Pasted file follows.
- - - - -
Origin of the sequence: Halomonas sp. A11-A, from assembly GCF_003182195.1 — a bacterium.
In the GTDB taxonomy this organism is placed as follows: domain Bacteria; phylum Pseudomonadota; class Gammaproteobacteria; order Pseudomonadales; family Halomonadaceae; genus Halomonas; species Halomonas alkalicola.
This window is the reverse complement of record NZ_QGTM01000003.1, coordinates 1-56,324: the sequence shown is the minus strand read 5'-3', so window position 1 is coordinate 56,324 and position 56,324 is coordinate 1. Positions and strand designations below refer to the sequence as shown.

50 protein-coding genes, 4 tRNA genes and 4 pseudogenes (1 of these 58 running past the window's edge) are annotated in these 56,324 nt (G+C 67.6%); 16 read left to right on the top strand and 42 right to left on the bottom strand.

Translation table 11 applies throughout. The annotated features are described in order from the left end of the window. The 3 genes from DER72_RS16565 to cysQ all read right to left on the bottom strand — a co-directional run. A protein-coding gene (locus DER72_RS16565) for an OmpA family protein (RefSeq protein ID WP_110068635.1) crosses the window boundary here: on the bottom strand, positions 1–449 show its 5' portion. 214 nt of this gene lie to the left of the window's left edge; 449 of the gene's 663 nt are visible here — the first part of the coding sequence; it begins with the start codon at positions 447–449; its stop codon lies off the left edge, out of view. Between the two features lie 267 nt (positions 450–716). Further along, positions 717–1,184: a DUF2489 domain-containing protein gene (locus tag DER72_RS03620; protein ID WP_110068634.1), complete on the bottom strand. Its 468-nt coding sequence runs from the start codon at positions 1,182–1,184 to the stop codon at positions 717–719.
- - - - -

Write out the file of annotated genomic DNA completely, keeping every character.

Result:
Origin of the sequence: Halomonas sp. A11-A, from assembly GCF_003182195.1 — a bacterium.
In the GTDB taxonomy this organism is placed as follows: domain Bacteria; phylum Pseudomonadota; class Gammaproteobacteria; order Pseudomonadales; family Halomonadaceae; genus Halomonas; species Halomonas alkalicola.
This window is the reverse complement of record NZ_QGTM01000003.1, coordinates 1-56,324: the sequence shown is the minus strand read 5'-3', so window position 1 is coordinate 56,324 and position 56,324 is coordinate 1. Positions and strand designations below refer to the sequence as shown.

50 protein-coding genes, 4 tRNA genes and 4 pseudogenes (1 of these 58 running past the window's edge) are annotated in these 56,324 nt (G+C 67.6%); 16 read left to right on the top strand and 42 right to left on the bottom strand.

Translation table 11 applies throughout. The annotated features are described in order from the left end of the window. The 3 genes from DER72_RS16565 to cysQ all read right to left on the bottom strand — a co-directional run. A protein-coding gene (locus DER72_RS16565) for an OmpA family protein (RefSeq protein ID WP_110068635.1) crosses the window boundary here: on the bottom strand, positions 1–449 show its 5' portion. 214 nt of this gene lie to the left of the window's left edge; 449 of the gene's 663 nt are visible here — the first part of the coding sequence; it begins with the start codon at positions 447–449; its stop codon lies off the left edge, out of view. Between the two features lie 267 nt (positions 450–716). Further along, positions 717–1,184: a DUF2489 domain-containing protein gene (locus tag DER72_RS03620; protein ID WP_110068634.1), complete on the bottom strand. Its 468-nt coding sequence runs from the start codon at positions 1,182–1,184 to the stop codon at positions 717–719.